At the hermitage we find that to oppose is to draw a tight box around what you oppose -- with you on the inside. Better to invite what you are uncertain of into an open questioning circle -- which is loose, laissez-faire, and liberating. That the circle is perimeter-less and permeable makes the questioning circle-back upon itself while spiraling toward unreachable and ungraspable extension of itself. In other words (my mother's favorite phrase) there's no end to it and no one knows how, where, or when it began or even whether there was a beginning.
This is God's name and face -- unpronounceable and diffusely unrecognizable. It is silly to even try to employ metaphors and words about this inquiry. Silly and foolish.
Still, being a fool becomes me as I become some other being.
Among the many realizations to which I awakened was this: "You don't have to go to church to know God." For reasons too obvious to mention, this isn't the kind of message the church, or any religion, wants spread around. But it's true nonetheless. There is no religion, not even the Christian religion, holding the title deed to God. God's grace is not limited to a select few. The moment any religion believes it is, you can be sure that religion knows nothing of God.
If there is anything Jesus, and the Buddha, made abundantly clear it is that the wind blows where it will. You can hear it, see its effects, and feel its power, but you can never contain it. In other words, the moment I stopped trying to find God, God found me. I love the way Deepak Chopra once framed it: "God is not difficult to find; God is impossible to ignore."
Even the title to this article, "Finding God After Religion," seems to imply that there's something you must "do" to know God. But the real truth is this: there is nothing you need to do to know God. You know God already. The mistake that virtually all religions make, including Christianity, is to confuse beliefs for faith and, as a consequence, condition people to think that there are things that they must do, duties that they must perform, etc., for God to be pleased and her presence to be known.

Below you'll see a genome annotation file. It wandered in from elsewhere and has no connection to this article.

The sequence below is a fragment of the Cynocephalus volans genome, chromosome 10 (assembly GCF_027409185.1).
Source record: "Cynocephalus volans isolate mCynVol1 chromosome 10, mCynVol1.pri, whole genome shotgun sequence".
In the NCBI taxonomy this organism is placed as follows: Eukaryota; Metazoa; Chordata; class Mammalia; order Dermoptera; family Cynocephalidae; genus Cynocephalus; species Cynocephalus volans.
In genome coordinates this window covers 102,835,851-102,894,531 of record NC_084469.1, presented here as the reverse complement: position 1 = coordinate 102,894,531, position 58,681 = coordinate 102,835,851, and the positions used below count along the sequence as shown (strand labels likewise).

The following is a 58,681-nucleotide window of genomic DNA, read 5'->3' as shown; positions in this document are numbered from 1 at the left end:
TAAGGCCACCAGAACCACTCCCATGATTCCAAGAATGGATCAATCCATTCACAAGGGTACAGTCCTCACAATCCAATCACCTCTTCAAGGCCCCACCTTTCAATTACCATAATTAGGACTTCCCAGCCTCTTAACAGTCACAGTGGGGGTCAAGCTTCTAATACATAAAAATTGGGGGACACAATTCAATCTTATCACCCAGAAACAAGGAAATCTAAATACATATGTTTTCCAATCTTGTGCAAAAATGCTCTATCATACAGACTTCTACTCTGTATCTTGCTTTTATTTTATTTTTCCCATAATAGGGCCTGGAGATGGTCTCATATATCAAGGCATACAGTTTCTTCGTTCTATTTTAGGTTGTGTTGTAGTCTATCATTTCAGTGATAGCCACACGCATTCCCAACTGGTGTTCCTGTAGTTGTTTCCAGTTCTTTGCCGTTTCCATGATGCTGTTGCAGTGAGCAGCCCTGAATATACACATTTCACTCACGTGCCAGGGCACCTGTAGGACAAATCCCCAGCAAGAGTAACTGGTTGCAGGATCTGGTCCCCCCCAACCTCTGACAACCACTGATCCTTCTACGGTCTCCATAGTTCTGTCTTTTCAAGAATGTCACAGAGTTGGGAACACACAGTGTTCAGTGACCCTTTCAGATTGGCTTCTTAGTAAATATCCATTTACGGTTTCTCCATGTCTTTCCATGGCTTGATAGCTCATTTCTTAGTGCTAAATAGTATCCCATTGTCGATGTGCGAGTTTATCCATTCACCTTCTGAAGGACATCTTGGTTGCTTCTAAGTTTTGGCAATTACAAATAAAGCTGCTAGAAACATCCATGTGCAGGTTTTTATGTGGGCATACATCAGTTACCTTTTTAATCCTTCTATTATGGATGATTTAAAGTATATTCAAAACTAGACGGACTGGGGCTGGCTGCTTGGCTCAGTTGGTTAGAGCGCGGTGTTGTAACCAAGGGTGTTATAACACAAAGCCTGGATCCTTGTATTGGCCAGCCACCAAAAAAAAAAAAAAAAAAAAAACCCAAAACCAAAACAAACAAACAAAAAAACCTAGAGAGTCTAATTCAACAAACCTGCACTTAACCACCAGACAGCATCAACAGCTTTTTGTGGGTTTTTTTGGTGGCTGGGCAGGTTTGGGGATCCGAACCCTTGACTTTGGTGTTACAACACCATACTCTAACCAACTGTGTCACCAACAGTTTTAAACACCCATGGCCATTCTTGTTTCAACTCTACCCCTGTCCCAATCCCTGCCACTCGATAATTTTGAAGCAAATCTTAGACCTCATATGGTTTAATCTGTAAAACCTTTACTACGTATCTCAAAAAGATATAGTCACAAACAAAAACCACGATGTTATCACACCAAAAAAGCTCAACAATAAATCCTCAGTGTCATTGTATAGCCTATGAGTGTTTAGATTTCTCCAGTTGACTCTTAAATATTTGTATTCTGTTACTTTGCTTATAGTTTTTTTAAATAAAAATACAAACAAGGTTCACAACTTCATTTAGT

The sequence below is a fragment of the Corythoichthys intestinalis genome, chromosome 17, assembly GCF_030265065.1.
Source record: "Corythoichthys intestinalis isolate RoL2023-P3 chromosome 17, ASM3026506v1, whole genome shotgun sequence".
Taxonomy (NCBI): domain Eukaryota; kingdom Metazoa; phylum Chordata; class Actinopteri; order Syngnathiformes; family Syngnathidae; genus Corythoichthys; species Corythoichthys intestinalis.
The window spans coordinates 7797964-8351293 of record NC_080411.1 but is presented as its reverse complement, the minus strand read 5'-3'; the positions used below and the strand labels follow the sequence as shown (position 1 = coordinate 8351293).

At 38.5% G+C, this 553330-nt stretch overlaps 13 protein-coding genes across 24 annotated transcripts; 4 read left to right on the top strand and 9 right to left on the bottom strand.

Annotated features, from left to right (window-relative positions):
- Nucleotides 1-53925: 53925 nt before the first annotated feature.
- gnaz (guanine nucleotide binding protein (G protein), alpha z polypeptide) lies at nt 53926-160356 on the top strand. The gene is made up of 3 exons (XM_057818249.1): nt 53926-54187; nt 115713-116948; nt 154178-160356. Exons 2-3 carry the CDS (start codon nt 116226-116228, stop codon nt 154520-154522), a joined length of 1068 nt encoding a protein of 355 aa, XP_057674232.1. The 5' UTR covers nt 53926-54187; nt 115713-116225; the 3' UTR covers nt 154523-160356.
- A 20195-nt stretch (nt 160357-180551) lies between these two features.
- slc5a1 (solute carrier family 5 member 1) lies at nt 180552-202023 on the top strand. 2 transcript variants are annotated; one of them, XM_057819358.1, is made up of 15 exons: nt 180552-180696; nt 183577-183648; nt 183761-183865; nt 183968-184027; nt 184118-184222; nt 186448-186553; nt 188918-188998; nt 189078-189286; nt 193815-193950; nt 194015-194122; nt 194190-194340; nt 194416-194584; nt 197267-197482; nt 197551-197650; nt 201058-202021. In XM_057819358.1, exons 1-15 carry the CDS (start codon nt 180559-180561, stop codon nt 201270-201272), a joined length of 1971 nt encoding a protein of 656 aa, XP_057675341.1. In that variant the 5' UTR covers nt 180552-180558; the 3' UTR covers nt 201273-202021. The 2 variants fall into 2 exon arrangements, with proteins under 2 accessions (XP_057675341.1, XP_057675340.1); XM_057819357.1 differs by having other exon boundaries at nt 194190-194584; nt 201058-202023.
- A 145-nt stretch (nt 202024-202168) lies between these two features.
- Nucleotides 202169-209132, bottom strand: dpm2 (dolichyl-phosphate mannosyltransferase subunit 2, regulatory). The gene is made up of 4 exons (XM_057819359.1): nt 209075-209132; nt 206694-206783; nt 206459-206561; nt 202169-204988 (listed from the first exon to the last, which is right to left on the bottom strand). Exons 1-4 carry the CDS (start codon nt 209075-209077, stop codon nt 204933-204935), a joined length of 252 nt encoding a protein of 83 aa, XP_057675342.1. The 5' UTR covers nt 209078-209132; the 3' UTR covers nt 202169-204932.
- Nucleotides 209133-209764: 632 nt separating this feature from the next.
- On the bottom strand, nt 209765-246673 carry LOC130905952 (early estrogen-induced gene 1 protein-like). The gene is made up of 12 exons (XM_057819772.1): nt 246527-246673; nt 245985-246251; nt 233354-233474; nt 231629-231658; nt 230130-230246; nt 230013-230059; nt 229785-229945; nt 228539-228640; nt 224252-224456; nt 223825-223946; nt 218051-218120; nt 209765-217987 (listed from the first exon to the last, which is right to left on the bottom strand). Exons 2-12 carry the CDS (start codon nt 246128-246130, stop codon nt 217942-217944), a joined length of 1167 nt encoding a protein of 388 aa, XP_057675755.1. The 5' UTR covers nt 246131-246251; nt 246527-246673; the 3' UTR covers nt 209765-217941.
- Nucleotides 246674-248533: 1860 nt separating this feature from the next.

Finding God after religion? Remember the following: In Eastern thought, there's something called "the law of least effort," or "do less and accomplish more." If you will give up the "doing" and, instead, just enjoy "being," I think you'll make a great discovery. The psalmist said, "Be still and know ... " In my own experience, I have found that when I'm present (and that's my spiritual practice), I'm immediately in Presence, the real and sacred sanctuary of God.
What more would you want? What more would religion ever give you?
(from, Finding God After Leaving Religion, by Steve McSwain, author of, 'The Enoch Factor: The Sacred Art of Knowing God', Posted: July 24, 2010 11:23 AM,
Saskia and I chant Lauds in chapel/zendo. Dog stays on porch. Cat surveys any movement from loft.
We like the words from Ephesians:
19 Consequently, you are no longer foreigners and aliens, but fellow citizens with God's people and members of God's household, 20 built on the foundation of the apostles and prophets, with Christ Jesus himself as the chief cornerstone. 21 In him the whole building is joined together and rises to become a holy temple in the Lord. 22 And in him you too are being built together to become a dwelling in which God lives by his Spirit.
(Ephesians 2:19-22, New International Version)
"Being built together to become."
To be, come to be with.
This is my church, my religion, and my spirituality.
Chipmunk scampers over lichened rocks. Phoebe alight then depart felled tree limb. Dean brings David Bodanis book on E=MC2
and Roger Collins' Keepers of the Keys of Heaven, A History of the Papacy
to where I sit on this porch.
Cheryl also visits with Cynthea Bourgeault's The Wisdom Jesus: Transforming Heart and Mind--A New Perspective on Christ and His Message -- which we will read from and converse about the next several Tuesdays at Pilot to Practice.
We are here to converse with Being Itself Becoming Itself.
There are no priests or preachers, no imams or rabbis, zen masters or chief executive officers, no tenured chairs or gurus of any stripe.
Only each of us.
Come round. Look around. Circle yourself. Encircle everything.
With loving attention
To be with.